The impact of Turkey′s election: Erdogan′s sweeping new powers | Asia| An in-depth look at news from across the continent | DW | 25.06.2018
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The impact of Turkey's election: Erdogan's sweeping new powers

Recep Tayyip Erdogan had been working toward an executive presidency in Turkey for years. Now, he's got what he wanted – a victory that gives him sweeping new powers.

In a constitutional referendum in April 2017, a slim majority of Turkish voters approved of the presidential system that was President Recep Tayyip Erdogan's goal. And now that he's capped that with a victory in parliamentary and presidential elections at the weekend, the powers of that new system are at his disposal. Critics fear this has paved the way for absolute one-man rule in Turkey. So what powers has Erdogan gained? An overview:

President and head of state and government

Turkey no longer has a prime minister. The president, whose office was largely ceremonial up until now, is now chief executive. The president is responsible for appointing and dismissing vice-presidents, ministers and senior officials. He decides how many there will be, and parliament has no say in these matters. Members of his cabinet are not allowed to be lawmakers.

Wahlen Türkei - Erdogan erklärt sich zum Sieger (picture-alliance/AA/K. Ozer)

Victory, and a fresh start, for Erdogan: in theory, he could remain in power until 2033

Rule by decree

The president can issue decrees that become legally binding once they are published in the government's official bulletin. Parliamentary approval is not needed. If parliament does adopt a related law, the decree then becomes invalid. Presidential decrees may not curtail constitutional rights or impact existing legal regulations. With the exception of the budget draft, only parliament may introduce bills.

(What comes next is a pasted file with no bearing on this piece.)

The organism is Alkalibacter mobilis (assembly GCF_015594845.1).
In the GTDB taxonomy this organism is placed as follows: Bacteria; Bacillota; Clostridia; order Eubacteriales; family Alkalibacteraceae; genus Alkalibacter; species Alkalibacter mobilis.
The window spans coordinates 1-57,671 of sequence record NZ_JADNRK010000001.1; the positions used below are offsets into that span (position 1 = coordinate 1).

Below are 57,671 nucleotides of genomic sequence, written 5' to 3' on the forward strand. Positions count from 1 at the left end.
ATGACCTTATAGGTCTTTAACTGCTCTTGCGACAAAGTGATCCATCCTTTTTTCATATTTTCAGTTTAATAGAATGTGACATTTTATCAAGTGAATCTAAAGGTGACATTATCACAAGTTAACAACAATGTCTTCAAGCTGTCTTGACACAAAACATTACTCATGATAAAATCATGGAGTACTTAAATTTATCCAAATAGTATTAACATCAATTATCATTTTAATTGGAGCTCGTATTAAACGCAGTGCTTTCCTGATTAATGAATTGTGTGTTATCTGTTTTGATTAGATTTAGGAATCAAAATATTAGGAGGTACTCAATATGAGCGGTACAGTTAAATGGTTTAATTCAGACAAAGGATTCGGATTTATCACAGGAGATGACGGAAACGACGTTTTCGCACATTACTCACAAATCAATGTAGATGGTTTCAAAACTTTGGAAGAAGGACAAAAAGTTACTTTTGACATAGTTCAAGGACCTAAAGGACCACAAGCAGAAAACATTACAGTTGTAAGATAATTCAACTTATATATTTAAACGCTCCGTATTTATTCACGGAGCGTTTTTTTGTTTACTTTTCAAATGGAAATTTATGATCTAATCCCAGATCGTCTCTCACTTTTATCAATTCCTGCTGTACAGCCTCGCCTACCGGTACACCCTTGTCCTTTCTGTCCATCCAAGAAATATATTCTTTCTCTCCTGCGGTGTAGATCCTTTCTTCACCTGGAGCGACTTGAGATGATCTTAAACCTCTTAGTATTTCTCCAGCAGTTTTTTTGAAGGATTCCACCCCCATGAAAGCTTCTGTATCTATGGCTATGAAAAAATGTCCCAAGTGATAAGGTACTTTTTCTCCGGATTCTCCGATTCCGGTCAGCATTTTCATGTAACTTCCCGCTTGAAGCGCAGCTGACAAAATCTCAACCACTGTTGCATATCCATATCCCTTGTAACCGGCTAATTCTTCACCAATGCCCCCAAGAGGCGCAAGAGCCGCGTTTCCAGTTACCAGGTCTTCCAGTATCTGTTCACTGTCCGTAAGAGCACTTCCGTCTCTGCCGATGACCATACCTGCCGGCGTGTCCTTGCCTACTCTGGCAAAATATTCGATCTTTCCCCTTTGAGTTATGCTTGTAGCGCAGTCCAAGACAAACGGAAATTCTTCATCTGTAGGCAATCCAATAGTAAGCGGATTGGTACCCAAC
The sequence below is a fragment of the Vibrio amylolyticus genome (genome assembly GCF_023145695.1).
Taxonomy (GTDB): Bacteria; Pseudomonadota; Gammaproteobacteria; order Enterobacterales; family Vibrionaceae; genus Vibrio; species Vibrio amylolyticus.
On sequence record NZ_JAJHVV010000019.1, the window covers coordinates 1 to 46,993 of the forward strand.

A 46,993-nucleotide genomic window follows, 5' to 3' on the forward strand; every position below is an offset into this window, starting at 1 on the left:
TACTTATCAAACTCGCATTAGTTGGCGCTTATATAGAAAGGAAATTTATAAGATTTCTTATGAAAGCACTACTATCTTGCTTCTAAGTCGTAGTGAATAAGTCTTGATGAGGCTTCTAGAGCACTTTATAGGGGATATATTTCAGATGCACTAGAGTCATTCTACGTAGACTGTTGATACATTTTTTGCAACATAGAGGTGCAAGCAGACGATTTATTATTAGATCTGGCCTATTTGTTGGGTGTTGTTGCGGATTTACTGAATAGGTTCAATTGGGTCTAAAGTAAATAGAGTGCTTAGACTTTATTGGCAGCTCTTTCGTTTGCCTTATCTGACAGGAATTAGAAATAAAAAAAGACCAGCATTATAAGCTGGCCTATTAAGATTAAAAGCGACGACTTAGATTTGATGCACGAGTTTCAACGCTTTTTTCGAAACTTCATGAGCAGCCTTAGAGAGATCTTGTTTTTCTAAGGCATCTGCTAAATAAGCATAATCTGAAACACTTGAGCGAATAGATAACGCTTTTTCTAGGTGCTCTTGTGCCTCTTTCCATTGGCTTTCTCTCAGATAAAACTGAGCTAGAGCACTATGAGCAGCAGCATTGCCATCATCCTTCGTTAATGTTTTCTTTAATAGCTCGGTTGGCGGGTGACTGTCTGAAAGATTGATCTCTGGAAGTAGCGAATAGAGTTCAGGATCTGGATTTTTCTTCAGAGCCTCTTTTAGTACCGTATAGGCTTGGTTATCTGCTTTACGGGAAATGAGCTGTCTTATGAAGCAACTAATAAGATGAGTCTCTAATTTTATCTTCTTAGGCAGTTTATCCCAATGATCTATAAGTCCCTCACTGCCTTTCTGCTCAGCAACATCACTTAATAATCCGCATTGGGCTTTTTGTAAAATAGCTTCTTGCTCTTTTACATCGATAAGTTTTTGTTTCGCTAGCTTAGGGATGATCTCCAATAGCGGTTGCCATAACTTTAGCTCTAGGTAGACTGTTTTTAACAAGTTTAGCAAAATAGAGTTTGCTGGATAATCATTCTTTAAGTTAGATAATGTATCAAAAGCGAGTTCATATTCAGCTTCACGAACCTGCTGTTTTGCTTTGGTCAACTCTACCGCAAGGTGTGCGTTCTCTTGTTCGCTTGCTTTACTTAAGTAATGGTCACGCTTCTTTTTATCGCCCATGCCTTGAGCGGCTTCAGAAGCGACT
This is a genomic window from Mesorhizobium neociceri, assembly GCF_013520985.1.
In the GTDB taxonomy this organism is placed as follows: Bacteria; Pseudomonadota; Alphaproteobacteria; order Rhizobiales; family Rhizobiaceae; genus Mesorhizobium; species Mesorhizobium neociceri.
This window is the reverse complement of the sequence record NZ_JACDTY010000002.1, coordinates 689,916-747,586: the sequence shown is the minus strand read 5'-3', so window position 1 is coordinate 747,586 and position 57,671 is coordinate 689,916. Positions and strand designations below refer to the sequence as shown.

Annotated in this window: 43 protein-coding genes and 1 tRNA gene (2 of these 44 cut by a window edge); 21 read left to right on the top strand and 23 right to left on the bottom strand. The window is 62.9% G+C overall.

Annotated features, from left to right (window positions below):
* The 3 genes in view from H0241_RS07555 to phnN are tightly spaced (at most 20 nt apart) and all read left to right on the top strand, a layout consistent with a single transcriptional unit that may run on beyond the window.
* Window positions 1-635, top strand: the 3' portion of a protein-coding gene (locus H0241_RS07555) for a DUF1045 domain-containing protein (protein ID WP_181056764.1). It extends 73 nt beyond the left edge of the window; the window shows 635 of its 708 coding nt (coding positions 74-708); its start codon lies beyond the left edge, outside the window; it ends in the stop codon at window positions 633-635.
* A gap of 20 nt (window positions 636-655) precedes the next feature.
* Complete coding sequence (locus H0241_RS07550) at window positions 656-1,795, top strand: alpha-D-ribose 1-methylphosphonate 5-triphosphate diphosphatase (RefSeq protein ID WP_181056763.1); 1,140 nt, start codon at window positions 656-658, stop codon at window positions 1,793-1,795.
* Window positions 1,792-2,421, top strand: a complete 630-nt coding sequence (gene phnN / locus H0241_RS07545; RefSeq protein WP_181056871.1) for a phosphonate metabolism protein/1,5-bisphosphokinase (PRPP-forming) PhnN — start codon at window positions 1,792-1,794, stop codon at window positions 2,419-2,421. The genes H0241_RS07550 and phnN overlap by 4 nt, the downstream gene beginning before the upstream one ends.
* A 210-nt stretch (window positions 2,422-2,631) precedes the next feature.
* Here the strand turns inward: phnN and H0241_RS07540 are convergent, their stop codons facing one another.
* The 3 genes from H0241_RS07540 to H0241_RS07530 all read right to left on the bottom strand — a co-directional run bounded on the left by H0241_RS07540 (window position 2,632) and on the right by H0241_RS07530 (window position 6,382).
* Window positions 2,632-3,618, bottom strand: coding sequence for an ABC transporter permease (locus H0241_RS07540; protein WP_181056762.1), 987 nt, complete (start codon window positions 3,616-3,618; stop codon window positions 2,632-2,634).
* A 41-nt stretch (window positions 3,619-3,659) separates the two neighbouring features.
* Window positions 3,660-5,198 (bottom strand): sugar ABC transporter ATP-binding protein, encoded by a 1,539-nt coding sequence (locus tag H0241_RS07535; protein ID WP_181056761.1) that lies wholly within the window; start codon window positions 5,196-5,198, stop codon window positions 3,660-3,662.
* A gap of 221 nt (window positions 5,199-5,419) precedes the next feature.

President and majority leader in parliament

Before the reform, the president was committed to political neutrality; now, he may remain affiliated to a party. The president is thus the head of the largest party, which makes him majority leader – he effectively controls parliament. Erdogan reassumed party leadership of the AKP in May 2017.

Double elections

Going forward, parliamentary and presidential elections will take place on the same day, in both cases for five-year terms. Scheduling the elections on the same day increases the likelihood that the president's party will have the majority in parliament. Sunday's vote was originally planned for November 2019, but Erdogan pulled it forward.

Two terms and more

Technically, the president can only serve for two five-year terms. But the governing AKP has created a loophole: If parliament decides to hold new elections during the president's second term, the latter is allowed to run once more. Under the new presidential system, previous terms don't count, giving Erdogan a fresh start. Using the loophole, he could theoretically stay in power until 2033.

Fewer rights for parliament

Turkish lawmakers have lost their right to dismiss ministers. Parliamentary inquiries must be made in writing, and not to the president but to the vice-presidents and ministers. Lawmakers could start impeachment proceedings against the president, not just for treason but for any criminal offence. The hurdles are high, however. A two-thirds majority of all lawmakers is required to refer an investigation to the judiciary.

Opposition supporters watch election returns (picture-alliance/AA/O. Elif Kizil)

Members of Turkey's opposition Republican People's Party (CHP) react to Erdogan's victory

High hurdle for smaller parties

The highly controversial 10 percent threshold to enter parliament, which disadvantages pro-Kurdish parties in particular, remains unchanged.

Limited judicial independence  

The constitutional reform gives the president more control over the judiciary. He appoints six of the 13 members of the Council of Judges and Prosecutors, which in turn appoints judges and prosecutors. Parliament, where the president is majority leader, chooses the council's other members. Under the previous system, legal professionals themselves chose most members of the 22-member body. Turkey's military courts have already been abolished.

 

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